When bean counting goes wrong: this design clearly needed a glass panel, but black plastic ruled the roost. It’s a C-pillar DLO FAIL so laden with design studio disappointment even pre-bankruptcy General Motors be like, “Slow your roll, Son!”
Put another way, the XV-50’s C-pillar and fixed window transitioned poorly to this Camry. The fixed vent window’s static shape makes absolutely no sense against that organic piece of black/chrome fake window. But redesigning sheetmetal here would have cost some major cheddar: Pontiac Aztek levels of minivan-tweaking money, honey.
Quasi sporty, flat-faced spoked wheels are present and accounted for. The execution is neither offensive nor crude.
While surface tension around the door handles and the door’s strong character line near the rocker panels are appealing, you can’t hide the half-assed redesign. Toyota had corners to cut, and cut they did at the C-pillar.
That hard-edged C-pillar belongs in 2012, but at least the body contours give the appearance of flared fenders from this angle. Too bad the roof couldn’t get an organic curve like a 2016 Nissan Altima for integration purposes.
There’s a natural transition from side curves to the long and fluid form of the taillight. Note the hard transition below the taillight, dipping deep into the bumper.
This shape is emulated within the aerodynamic contouring of the taillights’ plastic lens. Nice touch!
This flat plane is a natural transition to the flatter decklid, and perhaps it works. But, like the hood’s tall forehead, the integration is not without a clumsy transition.
The Smoke Gray lower valence works well, with none of the controversy of the front bumper’s five o’clock shadow.
The integration of bumper, (gray) valence, taillights and the obligatory chrome mustache over the license plate is pleasant enough. But it’s milquetoast compared to the XV50’s angular aggression.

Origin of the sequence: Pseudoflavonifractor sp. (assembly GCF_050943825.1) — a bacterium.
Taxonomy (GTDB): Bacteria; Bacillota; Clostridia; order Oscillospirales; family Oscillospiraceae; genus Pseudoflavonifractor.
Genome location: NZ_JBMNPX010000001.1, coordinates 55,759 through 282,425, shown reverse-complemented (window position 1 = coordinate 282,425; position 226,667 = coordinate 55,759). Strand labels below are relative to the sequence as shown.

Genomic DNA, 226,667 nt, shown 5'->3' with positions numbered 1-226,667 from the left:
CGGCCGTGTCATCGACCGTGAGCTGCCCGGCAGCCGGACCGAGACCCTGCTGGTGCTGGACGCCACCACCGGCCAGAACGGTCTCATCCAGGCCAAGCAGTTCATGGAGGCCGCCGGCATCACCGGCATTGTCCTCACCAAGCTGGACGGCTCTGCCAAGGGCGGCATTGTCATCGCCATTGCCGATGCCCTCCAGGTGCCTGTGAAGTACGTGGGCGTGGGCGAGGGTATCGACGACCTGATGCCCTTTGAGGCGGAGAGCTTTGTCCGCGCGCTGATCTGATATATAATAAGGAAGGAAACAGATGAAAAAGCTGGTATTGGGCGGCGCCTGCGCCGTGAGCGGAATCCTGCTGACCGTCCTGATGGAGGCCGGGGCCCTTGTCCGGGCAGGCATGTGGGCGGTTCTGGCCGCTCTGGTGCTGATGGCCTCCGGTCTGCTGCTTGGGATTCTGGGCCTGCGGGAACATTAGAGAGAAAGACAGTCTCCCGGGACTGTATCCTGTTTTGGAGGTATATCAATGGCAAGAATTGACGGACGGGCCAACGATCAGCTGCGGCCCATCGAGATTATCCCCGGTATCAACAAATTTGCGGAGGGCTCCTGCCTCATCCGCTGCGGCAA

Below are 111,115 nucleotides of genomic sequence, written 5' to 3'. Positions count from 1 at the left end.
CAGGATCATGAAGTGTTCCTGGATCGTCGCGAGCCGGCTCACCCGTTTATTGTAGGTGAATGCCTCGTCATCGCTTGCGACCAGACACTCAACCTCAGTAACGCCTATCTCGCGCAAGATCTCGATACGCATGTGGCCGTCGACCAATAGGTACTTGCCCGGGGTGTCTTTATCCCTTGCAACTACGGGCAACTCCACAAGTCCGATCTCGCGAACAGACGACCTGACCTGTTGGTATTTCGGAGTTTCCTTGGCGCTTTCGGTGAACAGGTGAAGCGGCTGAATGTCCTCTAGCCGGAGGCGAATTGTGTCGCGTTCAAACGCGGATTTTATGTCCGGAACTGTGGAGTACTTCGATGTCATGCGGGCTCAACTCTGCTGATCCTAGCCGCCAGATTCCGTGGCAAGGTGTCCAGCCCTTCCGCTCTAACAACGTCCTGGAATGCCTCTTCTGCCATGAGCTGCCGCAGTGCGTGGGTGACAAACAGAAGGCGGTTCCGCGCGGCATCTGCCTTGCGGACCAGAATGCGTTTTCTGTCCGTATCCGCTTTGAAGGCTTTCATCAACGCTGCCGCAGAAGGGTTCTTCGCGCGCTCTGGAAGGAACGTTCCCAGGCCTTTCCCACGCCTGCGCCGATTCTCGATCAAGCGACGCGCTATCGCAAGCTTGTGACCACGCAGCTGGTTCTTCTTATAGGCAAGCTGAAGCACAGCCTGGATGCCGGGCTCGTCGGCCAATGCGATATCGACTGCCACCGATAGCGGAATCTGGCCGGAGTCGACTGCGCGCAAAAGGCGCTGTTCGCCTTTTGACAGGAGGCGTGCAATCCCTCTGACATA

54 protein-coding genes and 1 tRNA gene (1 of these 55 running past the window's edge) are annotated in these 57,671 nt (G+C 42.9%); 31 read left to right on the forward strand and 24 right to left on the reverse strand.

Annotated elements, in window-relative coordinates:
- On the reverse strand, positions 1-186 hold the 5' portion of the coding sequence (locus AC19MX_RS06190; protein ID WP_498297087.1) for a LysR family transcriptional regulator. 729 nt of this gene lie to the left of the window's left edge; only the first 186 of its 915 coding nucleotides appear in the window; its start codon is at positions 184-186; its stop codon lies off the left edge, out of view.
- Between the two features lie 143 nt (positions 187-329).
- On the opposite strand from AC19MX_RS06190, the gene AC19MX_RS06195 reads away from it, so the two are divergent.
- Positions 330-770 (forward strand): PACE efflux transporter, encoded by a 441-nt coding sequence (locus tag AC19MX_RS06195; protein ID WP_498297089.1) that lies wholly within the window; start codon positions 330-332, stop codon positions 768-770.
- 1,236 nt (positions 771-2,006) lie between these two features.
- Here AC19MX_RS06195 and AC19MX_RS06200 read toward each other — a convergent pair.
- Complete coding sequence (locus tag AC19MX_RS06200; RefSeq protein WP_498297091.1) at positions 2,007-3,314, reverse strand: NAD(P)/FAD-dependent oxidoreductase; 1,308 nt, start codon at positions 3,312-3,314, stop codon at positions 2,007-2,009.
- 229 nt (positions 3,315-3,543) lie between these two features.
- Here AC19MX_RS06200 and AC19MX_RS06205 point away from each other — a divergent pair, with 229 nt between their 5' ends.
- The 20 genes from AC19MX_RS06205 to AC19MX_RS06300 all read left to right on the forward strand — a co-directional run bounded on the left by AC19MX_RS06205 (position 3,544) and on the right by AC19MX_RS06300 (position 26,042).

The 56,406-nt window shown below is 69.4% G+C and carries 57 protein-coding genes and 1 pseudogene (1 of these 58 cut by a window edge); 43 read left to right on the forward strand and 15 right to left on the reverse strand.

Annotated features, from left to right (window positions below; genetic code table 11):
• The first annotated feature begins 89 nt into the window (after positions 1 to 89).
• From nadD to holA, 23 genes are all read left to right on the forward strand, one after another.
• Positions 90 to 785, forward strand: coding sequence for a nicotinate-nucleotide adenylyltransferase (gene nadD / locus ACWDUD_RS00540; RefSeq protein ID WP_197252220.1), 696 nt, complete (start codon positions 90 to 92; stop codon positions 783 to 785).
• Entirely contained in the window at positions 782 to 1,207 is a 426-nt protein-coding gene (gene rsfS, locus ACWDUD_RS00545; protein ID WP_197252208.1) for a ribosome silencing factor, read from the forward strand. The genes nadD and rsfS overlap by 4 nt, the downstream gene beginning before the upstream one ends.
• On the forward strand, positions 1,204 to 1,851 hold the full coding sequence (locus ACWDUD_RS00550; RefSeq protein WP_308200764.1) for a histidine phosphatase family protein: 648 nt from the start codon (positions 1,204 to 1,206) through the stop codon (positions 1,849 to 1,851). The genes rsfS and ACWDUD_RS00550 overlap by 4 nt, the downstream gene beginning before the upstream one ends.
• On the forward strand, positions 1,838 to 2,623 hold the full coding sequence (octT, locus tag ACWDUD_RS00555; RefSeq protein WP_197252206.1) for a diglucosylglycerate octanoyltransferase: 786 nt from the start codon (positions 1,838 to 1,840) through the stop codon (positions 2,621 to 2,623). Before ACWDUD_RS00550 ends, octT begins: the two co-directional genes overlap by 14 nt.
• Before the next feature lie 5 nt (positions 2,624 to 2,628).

The chrome mustache phenomenon must end. Aping Jaguar, Rolls Royce, etc., is a step in the wrong direction for the family sedan’s future.
Thank goodness Toyota left breathing room around this decklid-mounted emblem. The XV40‘s emblem perch was precarious because of the trunk’s Chris Bangle homage.
Emblems shouldn’t live on pimples, either. (Nor should they throw their weight around a spoiler.) Push the Marketing Department’s request aside, design emblems around the confines of a body and not the other way around.
I appreciated the dealer-installed window tint, making the defroster grid’s 8-bit catacomb design more visible. Truly an Adventure for folks of a certain age!
The invisible window seal never fails to impress. If only every car design element was so infinitely integrated.
This could have been just a boring sedan, had Toyota spent the cash to redesign the C-pillar and the fixed vent window. Large chunks of the world got a redesigned Camry with the XV50’s spirit intact, without this cynical re-think.At least we have memories of the XV-50, especially that assertive SE. Thank you for reading, I hope you have a wonderful week!
[Images: © 2017 Sajeev Mehta/The Truth About Cars, Toyota]
Sajeev Mehta
Sajeev Mehta

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  • Mchan1 Mchan1 on Jul 20, 2017

    Toyota needs to fire its current designers. Also, it should reduce its vehicles designs from wind tunnel testing. The more fluidly crafted design makes the vehicles more aerodynamic and helps with fuel efficiency but it's Not pretty, for some/many!

  • Akear Akear on Jul 21, 2017

    Unlike GM and FCA, people actually want to buy Toyota cars. As Toyota and Lexus continue to innovate GM will continue to cut back on carlines and leave markets around the globe. Toyota can always say to themselves at least we are not GM. GM - what a disgrace!!!

  • Theflyersfan Given so many standard nav systems aren't the best and updating could mean a dealer trip, and I stream all music, Android Auto is an absolute must. Wireless isn't necessary and some wireless chargers overheat the phone. And there are some hacks that let YouTube stream on the screen - excellent for listening to concerts.
  • Jeff I going to guess by the condition of the body and interior that there is little to no rust on the frame. Appears to be a very well maintained car.
  • MaintenanceCosts Would not buy a new daily car without it.
  • Namesakeone I hate the thought, and I hope I'm wrong. Mazda. They're a small fish in a really big pond, and they made their reputation on sports cars--a market segment that nobody seems to want to buy new anymore.
  • Cprescott One of the last Mercedes worth buying.